During the past few years, we’ve seen a continual and gradual shift towards remote work. Companies of all sizes have recognized the many benefits, to both themselves and their teams, by being flexible with work from home opportunities. 

The onset of COVID-19 has forced many companies to have a large percentage or, in some cases, their entire staff working remotely. While most teams have been able to rise to the challenge, there is unquestionably a myriad of hurdles that are becoming more apparent the longer offices and workplaces remain closed. 

Most organizations are starting to speculate that returning to the office is unlikely before 2021. Some companies are rethinking the need for a physical office space entirely. As a result, managers are being asked to find unconventional methods to support their teams and guide them through these difficult times. 


While it may seem cliche, communication is the most critical element to effectively managing your team remotely. For employees who are used to the constant stimulus of an office, suddenly being forced to work from home can quickly make them feel disconnected. How effective your formal (and informal) communication plan is implemented will have a direct correlation to your team’s success. 

Schedule More Regular Team Check-ins

If your team was accustomed to having a weekly meeting in order to stay connected within an office, you may quickly find that this is no longer enough in a remote working environment. Increasing the frequency of shorter check-ins with your team not only promotes connectivity, but ensures each team member remains accountable and on-track. Consider having a morning kick-off meeting every other day. These don’t need to be lengthy but rather provide an opportunity for you as the manager to reiterate priorities and get an immediate sense of how things are progressing.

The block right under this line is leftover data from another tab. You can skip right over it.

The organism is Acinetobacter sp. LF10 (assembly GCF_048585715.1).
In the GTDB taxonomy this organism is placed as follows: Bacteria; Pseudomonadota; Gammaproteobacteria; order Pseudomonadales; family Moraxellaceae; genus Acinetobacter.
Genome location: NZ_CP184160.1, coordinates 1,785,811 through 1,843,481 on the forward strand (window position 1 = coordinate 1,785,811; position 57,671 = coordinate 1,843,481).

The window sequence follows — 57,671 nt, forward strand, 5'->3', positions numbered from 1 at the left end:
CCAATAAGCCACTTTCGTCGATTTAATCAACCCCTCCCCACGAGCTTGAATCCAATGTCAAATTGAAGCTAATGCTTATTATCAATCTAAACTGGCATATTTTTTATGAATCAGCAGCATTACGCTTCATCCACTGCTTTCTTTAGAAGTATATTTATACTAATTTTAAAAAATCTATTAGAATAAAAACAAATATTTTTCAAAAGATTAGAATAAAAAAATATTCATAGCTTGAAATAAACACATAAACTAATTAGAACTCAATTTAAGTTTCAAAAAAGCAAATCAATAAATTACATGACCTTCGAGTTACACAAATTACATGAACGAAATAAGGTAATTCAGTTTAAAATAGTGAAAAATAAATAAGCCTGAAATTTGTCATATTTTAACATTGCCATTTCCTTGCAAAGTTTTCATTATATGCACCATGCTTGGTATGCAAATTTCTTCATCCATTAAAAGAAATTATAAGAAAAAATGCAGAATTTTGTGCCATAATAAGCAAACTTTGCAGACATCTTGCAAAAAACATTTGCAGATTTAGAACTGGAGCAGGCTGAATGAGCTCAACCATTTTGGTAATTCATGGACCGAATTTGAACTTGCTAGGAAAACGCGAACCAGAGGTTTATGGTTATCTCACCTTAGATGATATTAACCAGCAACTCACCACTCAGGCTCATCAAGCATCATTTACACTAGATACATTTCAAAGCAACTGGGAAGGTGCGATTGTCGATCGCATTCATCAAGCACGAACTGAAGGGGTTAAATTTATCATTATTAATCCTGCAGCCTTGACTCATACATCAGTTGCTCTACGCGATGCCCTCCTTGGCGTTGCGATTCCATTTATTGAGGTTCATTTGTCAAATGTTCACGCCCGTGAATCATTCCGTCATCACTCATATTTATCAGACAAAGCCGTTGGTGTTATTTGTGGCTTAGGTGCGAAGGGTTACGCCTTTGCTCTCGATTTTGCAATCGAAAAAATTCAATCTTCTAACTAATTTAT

Maintain your regular team meetings

While you may want to increase the short team check-ins, don’t allow these to take the place of your regular full-team meetings. If you had a scheduled weekly or bi-weekly group meeting, make sure these are maintained. However, you may want to allow for a little extra time for a social catch up at the beginning. When working in the office, teams have ample opportunity to share stories about their personal lives and catch up. These interactions help to build social capital that, in turn, makes for better collaborative relationships overall. With a remote team, you need to find ways to encourage and maintain this camaraderie. 

Have a virtual “Open Door” policy

As a manager, it’s your job to ensure the team has what it needs to be productive. One of the best ways to guarantee this is to remind them that you are always there if they need support. A five-minute phone call, zoom meeting, or FaceTime can do wonders for keeping a staff member moving and motivated. Of course, you will want to be sure that you use your digital calendar effectively. If you need time to work through a project, be sure to block that off the same as you would close your door at the office when you need to focus.